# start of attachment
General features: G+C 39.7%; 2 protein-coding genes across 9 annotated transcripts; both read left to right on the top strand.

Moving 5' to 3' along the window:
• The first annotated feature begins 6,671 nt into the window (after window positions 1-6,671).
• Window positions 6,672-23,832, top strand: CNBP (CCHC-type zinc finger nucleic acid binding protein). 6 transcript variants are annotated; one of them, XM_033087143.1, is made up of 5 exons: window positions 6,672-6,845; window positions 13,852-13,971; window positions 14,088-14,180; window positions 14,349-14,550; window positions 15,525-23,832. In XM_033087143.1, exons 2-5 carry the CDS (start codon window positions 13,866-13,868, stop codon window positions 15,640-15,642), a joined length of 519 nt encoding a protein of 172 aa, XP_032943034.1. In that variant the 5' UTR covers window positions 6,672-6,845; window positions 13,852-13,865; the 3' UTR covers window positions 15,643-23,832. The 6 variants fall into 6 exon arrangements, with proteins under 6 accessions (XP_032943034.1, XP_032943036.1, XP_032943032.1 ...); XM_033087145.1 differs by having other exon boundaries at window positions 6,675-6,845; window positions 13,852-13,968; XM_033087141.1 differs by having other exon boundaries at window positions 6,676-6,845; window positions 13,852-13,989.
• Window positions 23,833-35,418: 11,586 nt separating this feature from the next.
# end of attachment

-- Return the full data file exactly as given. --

General features: G+C 39.7%; 2 protein-coding genes across 9 annotated transcripts; both read left to right on the top strand.

Moving 5' to 3' along the window:
• The first annotated feature begins 6,671 nt into the window (after window positions 1-6,671).
• Window positions 6,672-23,832, top strand: CNBP (CCHC-type zinc finger nucleic acid binding protein). 6 transcript variants are annotated; one of them, XM_033087143.1, is made up of 5 exons: window positions 6,672-6,845; window positions 13,852-13,971; window positions 14,088-14,180; window positions 14,349-14,550; window positions 15,525-23,832. In XM_033087143.1, exons 2-5 carry the CDS (start codon window positions 13,866-13,868, stop codon window positions 15,640-15,642), a joined length of 519 nt encoding a protein of 172 aa, XP_032943034.1. In that variant the 5' UTR covers window positions 6,672-6,845; window positions 13,852-13,865; the 3' UTR covers window positions 15,643-23,832. The 6 variants fall into 6 exon arrangements, with proteins under 6 accessions (XP_032943034.1, XP_032943036.1, XP_032943032.1 ...); XM_033087145.1 differs by having other exon boundaries at window positions 6,675-6,845; window positions 13,852-13,968; XM_033087141.1 differs by having other exon boundaries at window positions 6,676-6,845; window positions 13,852-13,989.
• Window positions 23,833-35,418: 11,586 nt separating this feature from the next.